Keep REACHING FORWARD to God’s best for  your church or organization. Together we can make a difference and impact our world in positive ways.

Comments welcome.

The Truth About Serving in the Church

One of our small group leaders shared an insight that she discovered while discussing serving among small group members. The discussion revealed that most people want to serve in ministry, but they are plagued and often paralyzed by the following questions: Can God really use me? Does God want to use me after what I’ve done? Am I worthy enough for such an important role? What if I fail? Am I qualified to serve in ministry?

These questions have existed in the hearts and minds of people since ancient times. Moses didn’t think he could speak eloquently enough and Gideon felt unworthy. Solomon felt unqualified to be king of Israel and Elijah once felt all alone. The Apostle Paul once had as his life mission to destroy the movement of Christianity, yet ended up as one of the greatest missionaries of all time and wrote over half of the New Testament.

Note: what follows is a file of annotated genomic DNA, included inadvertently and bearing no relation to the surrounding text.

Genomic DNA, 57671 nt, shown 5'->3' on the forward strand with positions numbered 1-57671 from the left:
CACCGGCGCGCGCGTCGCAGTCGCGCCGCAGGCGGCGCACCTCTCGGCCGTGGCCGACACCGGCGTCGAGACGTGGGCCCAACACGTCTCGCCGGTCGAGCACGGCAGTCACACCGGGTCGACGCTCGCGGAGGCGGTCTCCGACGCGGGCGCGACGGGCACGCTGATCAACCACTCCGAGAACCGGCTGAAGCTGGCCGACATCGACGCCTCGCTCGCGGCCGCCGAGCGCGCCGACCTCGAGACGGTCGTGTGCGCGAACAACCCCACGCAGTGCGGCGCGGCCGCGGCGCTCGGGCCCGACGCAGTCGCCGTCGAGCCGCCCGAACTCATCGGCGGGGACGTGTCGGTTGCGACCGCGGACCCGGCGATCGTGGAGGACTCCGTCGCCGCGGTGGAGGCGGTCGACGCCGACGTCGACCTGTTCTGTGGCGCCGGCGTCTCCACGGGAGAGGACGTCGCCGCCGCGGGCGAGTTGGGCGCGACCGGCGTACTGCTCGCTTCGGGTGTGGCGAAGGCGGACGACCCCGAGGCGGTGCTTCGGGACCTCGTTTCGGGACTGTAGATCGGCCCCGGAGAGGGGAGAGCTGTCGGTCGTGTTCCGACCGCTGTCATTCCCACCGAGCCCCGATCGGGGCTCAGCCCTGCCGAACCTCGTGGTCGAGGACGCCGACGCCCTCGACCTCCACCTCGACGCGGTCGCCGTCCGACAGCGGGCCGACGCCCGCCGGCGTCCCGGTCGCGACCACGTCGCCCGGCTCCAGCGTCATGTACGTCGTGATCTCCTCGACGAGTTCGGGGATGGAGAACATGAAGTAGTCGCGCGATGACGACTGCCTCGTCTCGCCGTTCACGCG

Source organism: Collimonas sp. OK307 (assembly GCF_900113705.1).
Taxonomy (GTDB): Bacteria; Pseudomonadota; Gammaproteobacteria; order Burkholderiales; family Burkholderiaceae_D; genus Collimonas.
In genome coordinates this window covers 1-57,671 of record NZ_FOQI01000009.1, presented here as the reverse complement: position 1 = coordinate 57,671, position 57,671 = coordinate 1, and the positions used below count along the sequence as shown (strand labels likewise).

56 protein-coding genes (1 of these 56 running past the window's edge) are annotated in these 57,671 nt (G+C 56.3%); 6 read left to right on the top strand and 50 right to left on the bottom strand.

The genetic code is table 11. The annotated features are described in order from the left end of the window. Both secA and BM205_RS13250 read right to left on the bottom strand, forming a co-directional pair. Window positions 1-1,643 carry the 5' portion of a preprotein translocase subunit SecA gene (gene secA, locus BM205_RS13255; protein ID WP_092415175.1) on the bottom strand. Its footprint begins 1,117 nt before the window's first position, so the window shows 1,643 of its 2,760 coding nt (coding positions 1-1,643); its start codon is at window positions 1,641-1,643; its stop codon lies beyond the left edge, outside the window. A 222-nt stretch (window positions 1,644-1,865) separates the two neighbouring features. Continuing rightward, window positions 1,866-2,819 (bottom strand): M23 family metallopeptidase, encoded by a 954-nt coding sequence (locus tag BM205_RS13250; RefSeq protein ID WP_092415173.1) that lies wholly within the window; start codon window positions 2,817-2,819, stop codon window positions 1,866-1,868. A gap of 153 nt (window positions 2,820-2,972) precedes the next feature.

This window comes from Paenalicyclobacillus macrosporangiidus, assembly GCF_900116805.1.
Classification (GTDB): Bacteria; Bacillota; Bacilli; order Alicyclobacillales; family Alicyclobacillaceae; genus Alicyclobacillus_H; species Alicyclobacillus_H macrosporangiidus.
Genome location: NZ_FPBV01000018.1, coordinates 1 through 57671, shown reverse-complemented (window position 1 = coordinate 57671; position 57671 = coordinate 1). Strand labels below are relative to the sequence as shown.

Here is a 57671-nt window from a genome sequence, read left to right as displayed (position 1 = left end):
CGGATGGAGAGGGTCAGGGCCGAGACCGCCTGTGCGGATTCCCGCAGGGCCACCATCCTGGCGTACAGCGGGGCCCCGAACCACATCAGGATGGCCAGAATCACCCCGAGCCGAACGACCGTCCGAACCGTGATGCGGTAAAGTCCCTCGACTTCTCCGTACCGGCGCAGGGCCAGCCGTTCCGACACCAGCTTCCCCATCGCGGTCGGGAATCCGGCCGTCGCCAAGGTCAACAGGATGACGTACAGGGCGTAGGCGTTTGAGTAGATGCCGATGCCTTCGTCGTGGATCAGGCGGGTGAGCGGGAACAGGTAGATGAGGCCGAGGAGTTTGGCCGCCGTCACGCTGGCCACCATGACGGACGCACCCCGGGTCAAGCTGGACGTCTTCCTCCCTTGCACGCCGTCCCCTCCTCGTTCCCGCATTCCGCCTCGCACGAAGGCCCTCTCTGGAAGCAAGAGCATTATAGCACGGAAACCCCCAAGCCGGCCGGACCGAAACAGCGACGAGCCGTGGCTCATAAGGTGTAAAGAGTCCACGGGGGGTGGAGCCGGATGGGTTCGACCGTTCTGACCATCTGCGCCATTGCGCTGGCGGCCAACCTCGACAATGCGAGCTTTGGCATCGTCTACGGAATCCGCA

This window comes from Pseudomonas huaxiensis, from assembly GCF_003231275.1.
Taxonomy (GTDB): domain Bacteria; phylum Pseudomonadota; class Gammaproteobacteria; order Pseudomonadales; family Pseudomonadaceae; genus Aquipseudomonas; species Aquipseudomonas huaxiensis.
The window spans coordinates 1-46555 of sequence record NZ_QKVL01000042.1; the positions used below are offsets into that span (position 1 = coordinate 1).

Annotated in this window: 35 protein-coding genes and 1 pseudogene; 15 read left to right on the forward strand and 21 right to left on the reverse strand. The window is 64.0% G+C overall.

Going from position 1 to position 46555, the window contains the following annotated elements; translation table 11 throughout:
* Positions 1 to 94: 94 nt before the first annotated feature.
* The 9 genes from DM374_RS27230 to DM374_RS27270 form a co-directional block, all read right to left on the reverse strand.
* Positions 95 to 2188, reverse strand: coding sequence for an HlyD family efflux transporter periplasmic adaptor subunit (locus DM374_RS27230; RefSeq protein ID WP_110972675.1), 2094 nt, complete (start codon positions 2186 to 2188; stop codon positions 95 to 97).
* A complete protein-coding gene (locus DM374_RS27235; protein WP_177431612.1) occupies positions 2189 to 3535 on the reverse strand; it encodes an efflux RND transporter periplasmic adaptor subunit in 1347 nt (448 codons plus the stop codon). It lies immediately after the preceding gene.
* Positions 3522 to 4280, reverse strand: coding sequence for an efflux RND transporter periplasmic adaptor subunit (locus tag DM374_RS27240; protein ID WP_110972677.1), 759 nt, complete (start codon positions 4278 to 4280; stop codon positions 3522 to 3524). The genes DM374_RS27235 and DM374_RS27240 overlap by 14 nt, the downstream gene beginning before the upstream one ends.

The point is this: God doesn’t choose the qualified, the worthy, the social elite or the super gifted and talented;

Serving God is the natural response of our relationship with Him.

“For we are God’s masterpiece. He has created us anew in Christ Jesus, so we can do the good things he planned for us long ago” (Eph 2:10).